Health Department Will Spray Harlem and East Harlem for Mosquitoes Next Week

Mosquitos carrying the West Nile virus were found in Staten Island, according to the Department of Health.

Health Department trucks will spray pesticides in Harlem and East Harlem on Thursday, Sept. 15 from 8:30 p.m. to 6 a.m.

In the event of bad weather, spraying will take place on Sept. 19.

The Health Department will also spray the area:

  • Bordered by Spuyten Duyvil Creek to the North;
  • Harlem River, East 102 Street, Park Avenue to the East;
  • West and East 57 Streets to the South;
  • Hudson River to the West.

Throughout the duration of the spraying, the Health Department will use very low concentrations of Anvil® 10+10, Duet®. The risks of pesticides are low to people and pets, but some people who are sensitive to spray ingredients may experience short-term eye or throat irritation, or a rash. People with respiratory conditions may also be affected.

The Health Department encourages New York City residents to mosquito-proof their homes and take precautions when spending time outdoors, and reminds them that the best way to control mosquitoes is to eliminate any standing water. Use an approved insect repellent containing DEET, picaridin, oil of lemon eucalyptus (not for children under three), or products that contain the active ingredient IR3535.

New Yorkers are encouraged to eliminate any standing water from your home and make sure your gutters are clean and draining properly. Clean and chlorinate swimming pools, outdoor saunas and hot tubs and should be empty or covered if not in use, and drain water that collects in pool covers. Make sure windows in your home have screens, and replace any damaged or ripped screens.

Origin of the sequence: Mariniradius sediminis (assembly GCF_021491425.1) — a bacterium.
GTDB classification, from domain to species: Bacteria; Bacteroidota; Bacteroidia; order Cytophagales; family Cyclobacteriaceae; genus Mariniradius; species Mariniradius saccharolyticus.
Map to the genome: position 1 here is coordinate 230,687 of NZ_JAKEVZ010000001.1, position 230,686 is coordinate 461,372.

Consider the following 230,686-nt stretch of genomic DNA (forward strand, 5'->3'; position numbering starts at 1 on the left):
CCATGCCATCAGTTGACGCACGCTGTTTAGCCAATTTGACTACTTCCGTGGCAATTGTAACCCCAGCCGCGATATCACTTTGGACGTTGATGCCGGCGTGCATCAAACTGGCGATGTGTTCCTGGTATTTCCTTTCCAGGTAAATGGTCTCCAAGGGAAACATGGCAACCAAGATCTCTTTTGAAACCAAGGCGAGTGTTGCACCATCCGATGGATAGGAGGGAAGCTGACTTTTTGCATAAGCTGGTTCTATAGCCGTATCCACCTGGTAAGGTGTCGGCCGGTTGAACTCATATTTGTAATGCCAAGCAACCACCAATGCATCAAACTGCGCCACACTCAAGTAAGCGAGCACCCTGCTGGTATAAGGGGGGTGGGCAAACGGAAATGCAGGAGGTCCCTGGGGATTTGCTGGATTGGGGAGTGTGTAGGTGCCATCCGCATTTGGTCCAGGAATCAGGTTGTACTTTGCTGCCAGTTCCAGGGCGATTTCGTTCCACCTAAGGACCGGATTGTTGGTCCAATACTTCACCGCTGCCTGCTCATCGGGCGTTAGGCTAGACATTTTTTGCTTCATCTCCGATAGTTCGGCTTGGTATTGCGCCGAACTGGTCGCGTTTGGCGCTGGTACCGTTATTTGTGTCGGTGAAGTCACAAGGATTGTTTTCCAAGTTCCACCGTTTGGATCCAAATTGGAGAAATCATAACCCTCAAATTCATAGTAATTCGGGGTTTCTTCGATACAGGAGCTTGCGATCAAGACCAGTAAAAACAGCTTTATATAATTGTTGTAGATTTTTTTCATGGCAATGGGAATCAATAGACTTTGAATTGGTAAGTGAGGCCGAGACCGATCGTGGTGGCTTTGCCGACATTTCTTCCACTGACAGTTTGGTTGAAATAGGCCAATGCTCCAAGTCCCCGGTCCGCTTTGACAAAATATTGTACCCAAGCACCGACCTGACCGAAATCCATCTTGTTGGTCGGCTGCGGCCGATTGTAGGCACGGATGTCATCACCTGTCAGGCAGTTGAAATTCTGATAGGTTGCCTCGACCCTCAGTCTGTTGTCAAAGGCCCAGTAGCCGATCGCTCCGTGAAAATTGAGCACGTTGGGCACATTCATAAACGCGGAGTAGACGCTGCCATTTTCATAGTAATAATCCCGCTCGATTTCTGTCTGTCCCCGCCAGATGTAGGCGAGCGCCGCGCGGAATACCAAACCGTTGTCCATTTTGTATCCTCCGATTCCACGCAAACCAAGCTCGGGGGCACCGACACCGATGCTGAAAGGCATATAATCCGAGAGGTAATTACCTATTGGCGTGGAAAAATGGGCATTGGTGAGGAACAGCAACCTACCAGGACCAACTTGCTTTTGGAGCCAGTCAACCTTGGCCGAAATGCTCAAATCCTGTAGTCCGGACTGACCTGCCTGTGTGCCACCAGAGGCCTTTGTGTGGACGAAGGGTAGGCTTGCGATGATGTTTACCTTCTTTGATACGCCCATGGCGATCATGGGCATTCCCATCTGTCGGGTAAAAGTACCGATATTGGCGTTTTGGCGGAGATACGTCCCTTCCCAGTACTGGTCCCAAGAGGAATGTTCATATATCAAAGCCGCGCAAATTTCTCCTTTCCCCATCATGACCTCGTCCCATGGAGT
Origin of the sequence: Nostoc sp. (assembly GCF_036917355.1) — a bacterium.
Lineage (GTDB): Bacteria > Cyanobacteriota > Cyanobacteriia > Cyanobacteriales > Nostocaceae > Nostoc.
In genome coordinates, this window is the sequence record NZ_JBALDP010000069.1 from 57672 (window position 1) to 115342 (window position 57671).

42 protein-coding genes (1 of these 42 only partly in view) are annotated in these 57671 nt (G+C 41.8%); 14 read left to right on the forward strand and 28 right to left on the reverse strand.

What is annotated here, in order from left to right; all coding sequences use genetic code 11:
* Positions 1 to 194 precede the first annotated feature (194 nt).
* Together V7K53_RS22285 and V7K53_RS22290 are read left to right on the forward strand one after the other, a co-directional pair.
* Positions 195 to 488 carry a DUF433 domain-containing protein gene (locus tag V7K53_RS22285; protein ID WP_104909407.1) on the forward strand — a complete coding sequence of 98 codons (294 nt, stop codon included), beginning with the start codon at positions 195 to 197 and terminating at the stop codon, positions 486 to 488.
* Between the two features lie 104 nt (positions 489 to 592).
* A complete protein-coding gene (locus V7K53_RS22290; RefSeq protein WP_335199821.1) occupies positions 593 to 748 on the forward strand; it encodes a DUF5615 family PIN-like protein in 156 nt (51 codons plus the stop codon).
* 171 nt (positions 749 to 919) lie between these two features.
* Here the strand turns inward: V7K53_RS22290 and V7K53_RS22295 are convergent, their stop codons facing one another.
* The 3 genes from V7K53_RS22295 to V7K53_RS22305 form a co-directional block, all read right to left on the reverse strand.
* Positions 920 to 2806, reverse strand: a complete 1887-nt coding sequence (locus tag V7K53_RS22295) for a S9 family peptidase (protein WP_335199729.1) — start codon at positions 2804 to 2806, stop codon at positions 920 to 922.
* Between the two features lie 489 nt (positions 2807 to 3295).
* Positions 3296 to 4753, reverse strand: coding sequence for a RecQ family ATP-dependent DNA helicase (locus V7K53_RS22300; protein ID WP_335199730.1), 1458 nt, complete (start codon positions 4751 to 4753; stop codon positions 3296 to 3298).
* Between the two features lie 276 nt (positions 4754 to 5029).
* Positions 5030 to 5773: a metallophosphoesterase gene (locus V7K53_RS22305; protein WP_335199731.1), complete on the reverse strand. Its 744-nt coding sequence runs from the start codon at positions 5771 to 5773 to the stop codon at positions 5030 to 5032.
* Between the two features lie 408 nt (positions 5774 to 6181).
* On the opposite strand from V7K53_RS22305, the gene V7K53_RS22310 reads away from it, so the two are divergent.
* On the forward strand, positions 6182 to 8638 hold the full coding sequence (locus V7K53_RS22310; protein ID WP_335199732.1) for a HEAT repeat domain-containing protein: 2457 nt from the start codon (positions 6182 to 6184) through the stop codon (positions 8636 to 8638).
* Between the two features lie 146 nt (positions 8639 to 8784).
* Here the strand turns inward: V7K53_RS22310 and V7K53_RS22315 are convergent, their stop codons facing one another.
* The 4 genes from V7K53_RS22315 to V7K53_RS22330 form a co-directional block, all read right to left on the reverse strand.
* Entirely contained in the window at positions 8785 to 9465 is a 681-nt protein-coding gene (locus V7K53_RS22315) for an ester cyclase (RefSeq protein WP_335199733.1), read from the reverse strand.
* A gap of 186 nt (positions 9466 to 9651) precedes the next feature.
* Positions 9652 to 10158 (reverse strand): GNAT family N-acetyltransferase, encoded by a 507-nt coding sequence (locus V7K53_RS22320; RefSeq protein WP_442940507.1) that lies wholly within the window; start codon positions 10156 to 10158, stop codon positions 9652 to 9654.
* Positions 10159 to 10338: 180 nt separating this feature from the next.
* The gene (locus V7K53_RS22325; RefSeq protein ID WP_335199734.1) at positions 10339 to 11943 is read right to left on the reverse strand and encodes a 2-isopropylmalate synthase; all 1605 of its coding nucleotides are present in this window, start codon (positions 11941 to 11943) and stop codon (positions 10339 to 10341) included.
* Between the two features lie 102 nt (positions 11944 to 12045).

For more information about West Nile virus, call 311 or visit

New Food Baazar Has Opened

East Harlem’s Triangle now has a new supermarket. Food Bazaar has opened up at the corner of 3rd and 125th Street. Take the escalator up and check out the introductory deals.

Photoville on St. Nicholas Ave.

Photoville – the annual photography show in NYC – has photographic banners up in St. Nicholas Park, visible from St. Nicholas Avenue at 133rd Street. The show presents visiting cards – mass produced photographs of Black Americans in elegant clothing.

These 19th century photos show a Black middle-class that had fought to uplift themselves and their families in the aftermath of the collapse of Reconstruction and the surge in white terror that targeted any display of Black pride or success.

The exhibit is technically ‘over’, but likely to remain for a few days more. Make sure to walk by.

Free Films on Randall’s Island

Come early before the movie at 6 PM for Picnic & Play – we will have fun free activities including lawn games, crafts and more! Limited free snacks will be available.

Films will begin at sunset (8 PM)

Location: Fields 39 & 40, near the Randall’s Island Connector

Check out our exciting movie lineup below!

Children and Family-Focused Block Party Coming to East 126th Street

The 2041 5th Ave Co-Op on the corner of 126/5th will be hosting a children and family-focused block party on Saturday, July 23rd. The block party will be held on East 126th Street between Madison and 5th.

The event is being held to celebrate the children in the community and everyone who is young at heart.

By providing a safe space for our community’s young people and their elders, the hope is to build connections between everyone in the community.

Officer Powers – the community affairs officer from the 25th Precinct – and her colleagues will be monitoring and supporting the block party.

Take Care of Harlem


With Ida in many residents’ minds, it’s useful to look at the latest maps of predicted flooding if another hurricane hits NYC.